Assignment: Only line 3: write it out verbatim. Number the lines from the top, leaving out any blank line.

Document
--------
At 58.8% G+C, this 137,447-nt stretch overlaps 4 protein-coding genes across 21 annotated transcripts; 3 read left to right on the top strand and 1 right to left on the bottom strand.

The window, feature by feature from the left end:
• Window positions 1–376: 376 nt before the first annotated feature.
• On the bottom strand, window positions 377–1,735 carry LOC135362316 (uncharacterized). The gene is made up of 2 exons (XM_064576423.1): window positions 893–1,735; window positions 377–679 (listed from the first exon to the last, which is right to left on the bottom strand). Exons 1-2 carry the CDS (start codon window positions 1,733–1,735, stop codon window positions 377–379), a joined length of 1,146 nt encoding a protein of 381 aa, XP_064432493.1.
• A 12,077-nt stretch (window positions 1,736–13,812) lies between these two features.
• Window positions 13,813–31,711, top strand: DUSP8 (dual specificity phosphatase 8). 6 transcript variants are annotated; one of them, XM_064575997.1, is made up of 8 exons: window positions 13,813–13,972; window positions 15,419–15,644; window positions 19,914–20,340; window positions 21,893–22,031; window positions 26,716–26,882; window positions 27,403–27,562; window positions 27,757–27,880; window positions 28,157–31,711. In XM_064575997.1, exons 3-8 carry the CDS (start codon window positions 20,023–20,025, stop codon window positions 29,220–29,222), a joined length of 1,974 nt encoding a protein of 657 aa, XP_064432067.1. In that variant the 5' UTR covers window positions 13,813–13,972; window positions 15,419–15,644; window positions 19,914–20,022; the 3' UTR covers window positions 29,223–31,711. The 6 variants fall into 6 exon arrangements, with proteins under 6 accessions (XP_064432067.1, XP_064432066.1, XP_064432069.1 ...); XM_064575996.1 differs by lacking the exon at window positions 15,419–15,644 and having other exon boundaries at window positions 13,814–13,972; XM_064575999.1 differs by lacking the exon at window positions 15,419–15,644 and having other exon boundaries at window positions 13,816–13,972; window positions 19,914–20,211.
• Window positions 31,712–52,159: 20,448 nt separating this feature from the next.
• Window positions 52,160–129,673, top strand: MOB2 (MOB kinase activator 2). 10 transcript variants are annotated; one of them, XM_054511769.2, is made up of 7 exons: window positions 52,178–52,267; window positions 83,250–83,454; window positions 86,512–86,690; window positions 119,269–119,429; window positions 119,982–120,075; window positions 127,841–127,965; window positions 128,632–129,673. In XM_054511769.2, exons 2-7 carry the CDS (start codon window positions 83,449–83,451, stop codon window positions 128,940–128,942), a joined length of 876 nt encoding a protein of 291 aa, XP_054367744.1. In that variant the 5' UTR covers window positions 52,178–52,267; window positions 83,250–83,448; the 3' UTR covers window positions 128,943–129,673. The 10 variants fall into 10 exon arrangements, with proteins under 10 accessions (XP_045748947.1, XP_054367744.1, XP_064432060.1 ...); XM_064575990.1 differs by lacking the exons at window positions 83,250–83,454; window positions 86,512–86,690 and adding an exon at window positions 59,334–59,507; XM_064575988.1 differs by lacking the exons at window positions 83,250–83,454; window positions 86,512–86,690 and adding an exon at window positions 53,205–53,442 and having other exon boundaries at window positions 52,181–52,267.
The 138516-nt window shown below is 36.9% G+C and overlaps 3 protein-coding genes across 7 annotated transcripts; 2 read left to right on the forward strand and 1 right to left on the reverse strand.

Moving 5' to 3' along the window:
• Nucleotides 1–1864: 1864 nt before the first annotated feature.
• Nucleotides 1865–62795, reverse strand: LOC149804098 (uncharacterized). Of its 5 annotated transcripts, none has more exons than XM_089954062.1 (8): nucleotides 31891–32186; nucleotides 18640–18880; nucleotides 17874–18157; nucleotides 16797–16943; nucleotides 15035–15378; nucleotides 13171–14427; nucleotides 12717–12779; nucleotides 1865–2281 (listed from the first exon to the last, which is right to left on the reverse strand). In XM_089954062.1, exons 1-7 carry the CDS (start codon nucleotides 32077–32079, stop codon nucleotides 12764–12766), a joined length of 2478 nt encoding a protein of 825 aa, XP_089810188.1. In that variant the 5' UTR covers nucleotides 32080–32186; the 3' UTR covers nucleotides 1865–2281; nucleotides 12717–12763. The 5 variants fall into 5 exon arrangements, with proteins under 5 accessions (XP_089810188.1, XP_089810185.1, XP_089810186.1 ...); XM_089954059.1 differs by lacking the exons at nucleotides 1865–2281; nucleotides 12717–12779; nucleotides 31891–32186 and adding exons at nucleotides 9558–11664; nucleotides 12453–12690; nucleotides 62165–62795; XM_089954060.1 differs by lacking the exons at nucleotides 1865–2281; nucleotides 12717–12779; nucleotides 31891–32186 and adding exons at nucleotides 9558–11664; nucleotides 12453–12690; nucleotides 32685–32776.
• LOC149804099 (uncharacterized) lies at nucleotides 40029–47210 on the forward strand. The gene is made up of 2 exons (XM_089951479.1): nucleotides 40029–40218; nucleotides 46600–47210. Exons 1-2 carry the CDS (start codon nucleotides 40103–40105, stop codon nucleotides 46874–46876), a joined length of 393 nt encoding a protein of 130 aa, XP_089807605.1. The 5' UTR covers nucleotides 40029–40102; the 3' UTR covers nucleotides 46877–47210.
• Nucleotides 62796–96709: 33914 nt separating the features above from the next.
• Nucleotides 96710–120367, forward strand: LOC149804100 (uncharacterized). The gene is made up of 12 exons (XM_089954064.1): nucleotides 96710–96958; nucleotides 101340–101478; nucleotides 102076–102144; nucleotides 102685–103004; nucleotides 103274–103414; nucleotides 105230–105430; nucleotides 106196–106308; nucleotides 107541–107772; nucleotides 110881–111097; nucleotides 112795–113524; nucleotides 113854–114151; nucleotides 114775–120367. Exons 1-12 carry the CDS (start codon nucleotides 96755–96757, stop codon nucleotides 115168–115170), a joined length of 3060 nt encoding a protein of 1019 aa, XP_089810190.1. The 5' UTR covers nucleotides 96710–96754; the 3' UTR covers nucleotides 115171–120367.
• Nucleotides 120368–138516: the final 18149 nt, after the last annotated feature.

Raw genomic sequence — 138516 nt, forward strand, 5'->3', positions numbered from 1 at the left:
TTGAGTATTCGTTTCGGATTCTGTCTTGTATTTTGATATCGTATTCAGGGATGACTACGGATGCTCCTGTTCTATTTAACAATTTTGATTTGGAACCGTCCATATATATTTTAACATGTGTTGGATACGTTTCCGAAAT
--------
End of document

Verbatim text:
• Window positions 1–376: 376 nt before the first annotated feature.